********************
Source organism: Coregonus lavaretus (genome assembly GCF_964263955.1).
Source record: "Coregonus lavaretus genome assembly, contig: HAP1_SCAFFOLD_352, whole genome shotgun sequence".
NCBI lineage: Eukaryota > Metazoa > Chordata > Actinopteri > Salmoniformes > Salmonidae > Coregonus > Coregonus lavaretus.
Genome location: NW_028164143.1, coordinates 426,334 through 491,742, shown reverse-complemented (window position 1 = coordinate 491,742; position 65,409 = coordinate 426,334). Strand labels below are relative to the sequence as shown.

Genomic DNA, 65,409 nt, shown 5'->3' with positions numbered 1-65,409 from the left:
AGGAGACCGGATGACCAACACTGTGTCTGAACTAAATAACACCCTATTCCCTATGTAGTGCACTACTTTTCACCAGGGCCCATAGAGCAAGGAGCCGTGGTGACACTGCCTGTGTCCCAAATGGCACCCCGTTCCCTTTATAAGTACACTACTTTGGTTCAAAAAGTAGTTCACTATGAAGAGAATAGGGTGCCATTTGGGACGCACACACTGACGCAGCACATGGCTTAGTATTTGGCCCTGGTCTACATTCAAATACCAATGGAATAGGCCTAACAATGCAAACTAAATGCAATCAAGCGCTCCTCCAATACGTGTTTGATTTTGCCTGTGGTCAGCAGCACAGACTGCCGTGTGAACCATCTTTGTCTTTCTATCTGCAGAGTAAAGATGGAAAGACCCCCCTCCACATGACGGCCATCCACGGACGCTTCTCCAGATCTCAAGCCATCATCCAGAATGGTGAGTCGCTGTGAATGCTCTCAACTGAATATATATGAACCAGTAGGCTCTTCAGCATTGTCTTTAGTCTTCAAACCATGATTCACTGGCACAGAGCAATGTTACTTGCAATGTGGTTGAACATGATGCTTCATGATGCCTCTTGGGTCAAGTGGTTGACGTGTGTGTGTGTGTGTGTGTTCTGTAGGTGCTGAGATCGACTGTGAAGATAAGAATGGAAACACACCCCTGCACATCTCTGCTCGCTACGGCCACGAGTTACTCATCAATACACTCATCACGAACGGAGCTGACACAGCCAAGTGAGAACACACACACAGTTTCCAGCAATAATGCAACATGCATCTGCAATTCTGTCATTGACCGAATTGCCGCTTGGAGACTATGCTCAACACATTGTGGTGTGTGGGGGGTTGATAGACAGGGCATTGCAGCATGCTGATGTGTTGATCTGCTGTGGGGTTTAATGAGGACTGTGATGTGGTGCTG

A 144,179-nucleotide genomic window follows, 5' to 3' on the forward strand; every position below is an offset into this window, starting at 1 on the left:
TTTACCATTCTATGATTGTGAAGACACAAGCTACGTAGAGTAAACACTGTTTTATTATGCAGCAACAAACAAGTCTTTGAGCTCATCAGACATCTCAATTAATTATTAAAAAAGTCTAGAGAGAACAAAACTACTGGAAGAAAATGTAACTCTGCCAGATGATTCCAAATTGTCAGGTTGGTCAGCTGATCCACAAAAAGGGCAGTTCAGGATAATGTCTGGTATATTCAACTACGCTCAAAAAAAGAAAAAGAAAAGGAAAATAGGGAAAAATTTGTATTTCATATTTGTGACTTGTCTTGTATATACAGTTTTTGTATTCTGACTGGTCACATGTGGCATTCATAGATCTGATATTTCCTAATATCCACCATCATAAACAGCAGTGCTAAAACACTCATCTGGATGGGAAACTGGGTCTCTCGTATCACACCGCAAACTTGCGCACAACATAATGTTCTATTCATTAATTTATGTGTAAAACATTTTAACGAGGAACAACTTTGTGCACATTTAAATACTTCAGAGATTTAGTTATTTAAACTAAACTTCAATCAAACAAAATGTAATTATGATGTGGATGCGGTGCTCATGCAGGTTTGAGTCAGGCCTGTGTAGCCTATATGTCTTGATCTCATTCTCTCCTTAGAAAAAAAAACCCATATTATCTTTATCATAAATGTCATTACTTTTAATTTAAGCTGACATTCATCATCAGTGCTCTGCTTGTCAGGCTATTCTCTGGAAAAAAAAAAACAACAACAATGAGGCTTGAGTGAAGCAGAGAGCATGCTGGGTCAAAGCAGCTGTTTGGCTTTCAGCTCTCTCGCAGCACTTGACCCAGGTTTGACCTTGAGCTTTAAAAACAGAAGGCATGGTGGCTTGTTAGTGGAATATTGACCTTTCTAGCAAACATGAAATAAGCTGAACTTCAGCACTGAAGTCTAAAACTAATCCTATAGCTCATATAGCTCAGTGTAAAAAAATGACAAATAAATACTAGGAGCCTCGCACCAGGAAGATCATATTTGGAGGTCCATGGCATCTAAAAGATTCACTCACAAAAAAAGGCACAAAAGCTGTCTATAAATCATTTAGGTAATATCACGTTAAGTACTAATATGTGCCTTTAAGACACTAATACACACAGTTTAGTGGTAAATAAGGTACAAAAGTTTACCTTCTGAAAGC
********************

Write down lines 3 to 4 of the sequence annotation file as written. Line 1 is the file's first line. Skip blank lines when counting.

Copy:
NCBI lineage: Eukaryota > Metazoa > Chordata > Actinopteri > Salmoniformes > Salmonidae > Coregonus > Coregonus lavaretus.
Genome location: NW_028164143.1, coordinates 426,334 through 491,742, shown reverse-complemented (window position 1 = coordinate 491,742; position 65,409 = coordinate 426,334). Strand labels below are relative to the sequence as shown.